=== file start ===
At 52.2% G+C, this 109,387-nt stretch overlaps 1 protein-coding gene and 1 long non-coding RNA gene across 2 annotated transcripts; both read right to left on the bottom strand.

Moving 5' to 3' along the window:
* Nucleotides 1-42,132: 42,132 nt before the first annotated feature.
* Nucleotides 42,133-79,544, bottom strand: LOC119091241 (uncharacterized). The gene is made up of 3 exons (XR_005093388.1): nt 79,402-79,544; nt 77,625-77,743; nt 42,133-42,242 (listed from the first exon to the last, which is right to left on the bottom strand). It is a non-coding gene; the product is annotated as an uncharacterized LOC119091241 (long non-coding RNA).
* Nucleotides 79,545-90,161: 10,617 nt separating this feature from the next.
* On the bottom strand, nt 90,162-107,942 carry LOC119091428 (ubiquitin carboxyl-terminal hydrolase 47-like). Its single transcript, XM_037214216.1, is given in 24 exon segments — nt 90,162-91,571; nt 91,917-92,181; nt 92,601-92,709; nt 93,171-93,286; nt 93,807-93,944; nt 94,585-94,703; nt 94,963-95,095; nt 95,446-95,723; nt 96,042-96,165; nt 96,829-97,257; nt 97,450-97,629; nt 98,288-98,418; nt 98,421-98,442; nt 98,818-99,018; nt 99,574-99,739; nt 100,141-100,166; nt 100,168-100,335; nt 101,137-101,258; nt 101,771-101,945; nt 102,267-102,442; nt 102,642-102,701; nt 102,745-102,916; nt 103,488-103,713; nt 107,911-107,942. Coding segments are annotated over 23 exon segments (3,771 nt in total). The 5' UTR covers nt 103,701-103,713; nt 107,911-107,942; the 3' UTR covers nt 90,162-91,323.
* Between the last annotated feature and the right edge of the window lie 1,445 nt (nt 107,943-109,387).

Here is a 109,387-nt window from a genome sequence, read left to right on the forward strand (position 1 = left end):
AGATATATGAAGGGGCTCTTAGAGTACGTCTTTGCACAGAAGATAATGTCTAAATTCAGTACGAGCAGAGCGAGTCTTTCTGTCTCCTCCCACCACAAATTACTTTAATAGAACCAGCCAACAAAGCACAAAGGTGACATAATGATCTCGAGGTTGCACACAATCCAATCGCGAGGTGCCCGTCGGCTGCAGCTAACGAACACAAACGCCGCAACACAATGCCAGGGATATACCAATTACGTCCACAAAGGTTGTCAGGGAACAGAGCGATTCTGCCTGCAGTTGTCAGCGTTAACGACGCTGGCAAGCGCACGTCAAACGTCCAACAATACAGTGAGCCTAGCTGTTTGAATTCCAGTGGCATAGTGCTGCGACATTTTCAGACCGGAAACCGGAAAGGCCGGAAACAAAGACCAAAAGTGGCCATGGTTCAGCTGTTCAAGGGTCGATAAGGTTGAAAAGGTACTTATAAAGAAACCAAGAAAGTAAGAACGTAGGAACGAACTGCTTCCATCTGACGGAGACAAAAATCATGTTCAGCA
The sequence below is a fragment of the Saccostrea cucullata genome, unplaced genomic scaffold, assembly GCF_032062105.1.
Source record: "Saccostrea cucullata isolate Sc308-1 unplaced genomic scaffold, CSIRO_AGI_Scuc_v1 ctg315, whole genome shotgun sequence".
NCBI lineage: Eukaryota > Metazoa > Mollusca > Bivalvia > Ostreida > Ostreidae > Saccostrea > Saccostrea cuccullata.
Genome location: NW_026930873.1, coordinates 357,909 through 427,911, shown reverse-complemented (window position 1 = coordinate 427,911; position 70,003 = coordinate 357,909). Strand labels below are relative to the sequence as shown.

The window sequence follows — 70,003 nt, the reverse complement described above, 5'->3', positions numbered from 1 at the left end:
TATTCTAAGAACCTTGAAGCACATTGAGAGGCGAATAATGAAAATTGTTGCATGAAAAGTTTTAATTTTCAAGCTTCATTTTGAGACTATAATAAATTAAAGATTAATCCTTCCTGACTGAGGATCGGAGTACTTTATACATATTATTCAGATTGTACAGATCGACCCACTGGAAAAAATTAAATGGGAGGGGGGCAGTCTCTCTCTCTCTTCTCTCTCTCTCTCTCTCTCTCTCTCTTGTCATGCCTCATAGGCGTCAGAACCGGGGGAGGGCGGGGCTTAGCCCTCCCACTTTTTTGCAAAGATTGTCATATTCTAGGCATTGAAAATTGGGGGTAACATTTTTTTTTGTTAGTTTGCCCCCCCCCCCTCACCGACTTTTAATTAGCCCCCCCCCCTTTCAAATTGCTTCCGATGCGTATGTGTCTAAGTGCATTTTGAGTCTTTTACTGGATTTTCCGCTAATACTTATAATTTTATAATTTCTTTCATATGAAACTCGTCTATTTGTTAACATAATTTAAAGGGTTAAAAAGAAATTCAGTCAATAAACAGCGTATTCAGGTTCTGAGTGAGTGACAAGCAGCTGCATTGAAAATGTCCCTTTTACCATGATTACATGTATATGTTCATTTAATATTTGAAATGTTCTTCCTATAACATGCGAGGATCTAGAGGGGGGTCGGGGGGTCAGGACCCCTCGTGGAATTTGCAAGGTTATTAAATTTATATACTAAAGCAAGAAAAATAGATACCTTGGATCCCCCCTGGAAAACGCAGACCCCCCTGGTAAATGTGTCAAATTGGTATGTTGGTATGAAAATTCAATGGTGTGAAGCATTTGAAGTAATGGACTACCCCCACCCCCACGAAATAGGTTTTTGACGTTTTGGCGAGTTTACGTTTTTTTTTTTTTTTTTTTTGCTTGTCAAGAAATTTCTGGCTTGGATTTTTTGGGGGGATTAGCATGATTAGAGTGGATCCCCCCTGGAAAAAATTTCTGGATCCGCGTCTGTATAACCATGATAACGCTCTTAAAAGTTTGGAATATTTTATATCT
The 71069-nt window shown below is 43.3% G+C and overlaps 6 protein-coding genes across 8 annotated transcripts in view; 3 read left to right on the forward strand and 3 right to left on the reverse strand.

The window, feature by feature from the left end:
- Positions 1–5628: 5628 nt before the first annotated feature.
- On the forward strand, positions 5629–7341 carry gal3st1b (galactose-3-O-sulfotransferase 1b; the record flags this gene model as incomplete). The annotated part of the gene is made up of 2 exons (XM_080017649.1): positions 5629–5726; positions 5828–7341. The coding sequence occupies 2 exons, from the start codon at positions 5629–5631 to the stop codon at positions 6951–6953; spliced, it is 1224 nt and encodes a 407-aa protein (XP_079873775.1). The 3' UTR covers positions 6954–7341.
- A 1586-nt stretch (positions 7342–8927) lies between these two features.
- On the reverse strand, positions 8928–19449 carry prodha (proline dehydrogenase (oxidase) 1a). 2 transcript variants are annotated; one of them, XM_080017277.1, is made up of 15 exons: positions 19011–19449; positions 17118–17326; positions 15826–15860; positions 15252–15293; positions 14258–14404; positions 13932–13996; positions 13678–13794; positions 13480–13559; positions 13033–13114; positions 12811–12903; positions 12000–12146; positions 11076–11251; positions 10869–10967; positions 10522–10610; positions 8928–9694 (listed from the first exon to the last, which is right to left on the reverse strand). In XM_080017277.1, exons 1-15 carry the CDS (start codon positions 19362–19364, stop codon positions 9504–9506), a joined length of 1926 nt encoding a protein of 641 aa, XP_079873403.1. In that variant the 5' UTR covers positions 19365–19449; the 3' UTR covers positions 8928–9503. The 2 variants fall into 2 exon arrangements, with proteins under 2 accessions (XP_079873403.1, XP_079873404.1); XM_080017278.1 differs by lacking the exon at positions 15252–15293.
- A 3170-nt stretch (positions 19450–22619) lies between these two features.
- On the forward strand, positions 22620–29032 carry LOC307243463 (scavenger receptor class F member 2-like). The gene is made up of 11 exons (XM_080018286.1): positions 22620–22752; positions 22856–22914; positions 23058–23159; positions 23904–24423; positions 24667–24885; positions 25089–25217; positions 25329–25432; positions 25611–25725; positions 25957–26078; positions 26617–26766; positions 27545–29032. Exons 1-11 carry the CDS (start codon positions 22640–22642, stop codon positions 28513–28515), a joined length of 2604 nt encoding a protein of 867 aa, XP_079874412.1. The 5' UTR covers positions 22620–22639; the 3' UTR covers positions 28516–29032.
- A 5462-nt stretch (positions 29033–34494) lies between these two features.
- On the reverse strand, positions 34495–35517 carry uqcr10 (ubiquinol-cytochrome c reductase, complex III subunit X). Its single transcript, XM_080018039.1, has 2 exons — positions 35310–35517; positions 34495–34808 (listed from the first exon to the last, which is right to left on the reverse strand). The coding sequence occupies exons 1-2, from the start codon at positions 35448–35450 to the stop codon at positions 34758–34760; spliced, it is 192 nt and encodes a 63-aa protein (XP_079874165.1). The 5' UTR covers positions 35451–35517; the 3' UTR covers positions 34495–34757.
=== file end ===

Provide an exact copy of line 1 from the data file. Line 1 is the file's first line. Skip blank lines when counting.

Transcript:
At 52.2% G+C, this 109,387-nt stretch overlaps 1 protein-coding gene and 1 long non-coding RNA gene across 2 annotated transcripts; both read right to left on the bottom strand.